Re: Cache index mangled?

From: Stewart Forster <>
Date: Mon, 10 Nov 1997 10:10:36 +1100

> It happens with 1.1.17 too. I set it up only one week ago, shut it down recently
> and relaunched it. I have the very same problem: some sites are redirected to
> another (the home page of our school). What I don't understand is how this page
> came into the cache because I put our domain name in the cache_stoplist!
> Please send it.


        if(store_rebuilding == STORE_REBUILDING_SLOW)
            return -1;

into the storeSwapInStart function in store.c. Put the code right at the
very start of the function (of course just after the local variable declar's).

What will it do:

        While your store is rebuilding at any time, this code effectively
causes all attempts to read in a on-disk file to fail.


        Because squid as of about 1.1.10 (from memory) uses re-usable swap
file numbers, there exists a race condition that is caused by the following
sequence of events:

        Consider a normally running squid daemon-

        URL1 comes in - gets assign to swapfileno X - squid writes this
            to the `log' file as "swapfilenoX blah URL1"
        URL1 gets ejected after some time - swapfileno X get added to stack
        URL2 comes in - X is first on the free swapfileno stack - X gets
           assigned to Object 2, squid writes object 2 over the top of the
           old swap file corresponding to X. Squid writes to log file
           "swapfilenoX blah URL2"

        Now squid dies unnaturally - cannot write out clean swap log file

        Squid restarts and starts reading in the "log" file.
        Finds "swapfilenoX blah URL1", now URL1 points at the swapfilenoX that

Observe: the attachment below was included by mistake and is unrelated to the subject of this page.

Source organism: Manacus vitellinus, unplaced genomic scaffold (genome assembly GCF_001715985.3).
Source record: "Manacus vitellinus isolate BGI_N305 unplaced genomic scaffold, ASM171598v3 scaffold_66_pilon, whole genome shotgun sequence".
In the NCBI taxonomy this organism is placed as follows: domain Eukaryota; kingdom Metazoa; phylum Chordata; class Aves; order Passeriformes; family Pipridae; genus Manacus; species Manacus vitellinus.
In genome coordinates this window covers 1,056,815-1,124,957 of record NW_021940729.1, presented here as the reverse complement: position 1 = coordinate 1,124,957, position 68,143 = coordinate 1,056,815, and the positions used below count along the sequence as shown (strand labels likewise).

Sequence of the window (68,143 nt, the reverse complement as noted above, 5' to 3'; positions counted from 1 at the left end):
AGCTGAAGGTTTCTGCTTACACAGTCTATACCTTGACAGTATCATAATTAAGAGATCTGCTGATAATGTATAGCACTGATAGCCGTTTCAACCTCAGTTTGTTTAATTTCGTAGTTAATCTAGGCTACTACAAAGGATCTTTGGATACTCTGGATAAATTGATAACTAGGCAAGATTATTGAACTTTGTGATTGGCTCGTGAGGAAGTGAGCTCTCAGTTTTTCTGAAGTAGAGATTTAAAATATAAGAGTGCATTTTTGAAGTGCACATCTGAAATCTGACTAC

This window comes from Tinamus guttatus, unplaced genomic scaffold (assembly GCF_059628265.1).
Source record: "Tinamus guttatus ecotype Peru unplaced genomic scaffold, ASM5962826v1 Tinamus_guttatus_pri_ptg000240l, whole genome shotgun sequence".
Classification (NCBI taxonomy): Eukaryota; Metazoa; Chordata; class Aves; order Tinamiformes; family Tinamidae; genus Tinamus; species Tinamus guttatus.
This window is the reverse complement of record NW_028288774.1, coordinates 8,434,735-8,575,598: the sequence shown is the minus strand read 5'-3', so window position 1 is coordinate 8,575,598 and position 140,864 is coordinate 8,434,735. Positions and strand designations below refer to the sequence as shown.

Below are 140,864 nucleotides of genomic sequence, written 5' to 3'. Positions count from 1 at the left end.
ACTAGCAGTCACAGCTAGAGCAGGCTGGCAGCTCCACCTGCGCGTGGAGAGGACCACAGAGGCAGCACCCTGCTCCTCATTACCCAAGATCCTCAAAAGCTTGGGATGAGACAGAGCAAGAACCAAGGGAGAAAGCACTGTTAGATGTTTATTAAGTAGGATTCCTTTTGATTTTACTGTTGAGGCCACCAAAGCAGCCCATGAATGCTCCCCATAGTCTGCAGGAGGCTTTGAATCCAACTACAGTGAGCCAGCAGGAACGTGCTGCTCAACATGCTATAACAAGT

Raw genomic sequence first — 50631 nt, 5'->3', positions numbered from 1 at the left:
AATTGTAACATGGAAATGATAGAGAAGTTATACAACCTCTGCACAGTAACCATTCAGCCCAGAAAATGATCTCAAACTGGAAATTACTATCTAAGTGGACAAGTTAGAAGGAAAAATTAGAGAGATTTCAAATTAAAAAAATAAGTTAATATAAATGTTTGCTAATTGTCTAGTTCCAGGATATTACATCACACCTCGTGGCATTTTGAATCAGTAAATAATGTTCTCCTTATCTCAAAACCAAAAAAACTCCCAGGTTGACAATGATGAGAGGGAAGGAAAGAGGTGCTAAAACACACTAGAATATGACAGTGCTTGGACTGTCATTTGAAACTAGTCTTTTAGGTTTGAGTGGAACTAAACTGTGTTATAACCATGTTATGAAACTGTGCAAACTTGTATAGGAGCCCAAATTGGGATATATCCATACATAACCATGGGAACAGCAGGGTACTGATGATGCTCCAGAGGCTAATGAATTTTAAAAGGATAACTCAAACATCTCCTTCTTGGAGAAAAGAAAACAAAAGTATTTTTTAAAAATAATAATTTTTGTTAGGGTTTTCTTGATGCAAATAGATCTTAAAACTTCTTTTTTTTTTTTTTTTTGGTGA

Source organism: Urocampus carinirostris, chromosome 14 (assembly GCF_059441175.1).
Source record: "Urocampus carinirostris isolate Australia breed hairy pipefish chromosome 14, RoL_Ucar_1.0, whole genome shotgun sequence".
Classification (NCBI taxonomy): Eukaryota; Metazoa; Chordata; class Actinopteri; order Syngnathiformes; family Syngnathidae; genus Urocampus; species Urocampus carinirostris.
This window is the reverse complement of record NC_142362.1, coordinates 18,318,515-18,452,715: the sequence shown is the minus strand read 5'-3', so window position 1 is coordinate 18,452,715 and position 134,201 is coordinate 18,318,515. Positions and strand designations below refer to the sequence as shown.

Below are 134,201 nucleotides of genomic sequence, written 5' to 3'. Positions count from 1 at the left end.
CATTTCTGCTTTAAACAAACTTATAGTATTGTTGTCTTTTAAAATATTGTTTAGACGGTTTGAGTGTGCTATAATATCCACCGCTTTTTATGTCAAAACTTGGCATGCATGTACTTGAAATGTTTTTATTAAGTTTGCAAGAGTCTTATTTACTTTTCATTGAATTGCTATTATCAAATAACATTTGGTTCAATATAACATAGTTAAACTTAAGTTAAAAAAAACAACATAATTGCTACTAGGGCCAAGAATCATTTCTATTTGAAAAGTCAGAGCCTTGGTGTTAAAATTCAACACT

really is now owned by URL2
        Request comes in for URL1. Squid serves up URL2 instead, which almost
            always in porn.

        This situation is also going to happen more frequently to frequently
accessed URLs, thing like home pages, netscape, microsoft, geocities, etc, so
eveyone notices when it does happen. :(


        Whiel squid is doing a slow reload, it almost goes purely into a
proxy-only mode, and will not serve up any on-disk objects. It will however
continue to serve up in-memory hot-cache objects that have been loaded in
since the restart (these are known to be "clean"), so not all possible hits
are lost.

Other caveats:

        I have noticed that even the above code MAY fail. In that case, we
moved to the more extreme:

        if(store_rebuilding != STORE_NOT_REBUILDING)
            return -1;

but this prevents disk served objects even when the "log" file is supposedly
clean, but this option is worth a try.

> Is there a way to solve the problem by hand not doing a squid -z?

        No. Once the cache is corrupted it's done for. If you want to risk
a small amount of corruption you can apply the above patch and restart
squid. Then shift-reload up all the known corrupted pages. This will force
out all the old URL-swapfileno mappings that may have been corrupt. This
method of course only works for those URLs you know to be corrupt, which MAY
be enough for you.



Stewart Forster (Traffic and Web Proxy Cache Administrator) pty ltd, Level 9, 114 Albert Rd, Sth Melbourne, VIC 3205, Aust.
Email:   Phone: +61 3 9251-3684   Fax: +61 3 9251-3666
Received on Sun Nov 09 1997 - 15:14:14 MST

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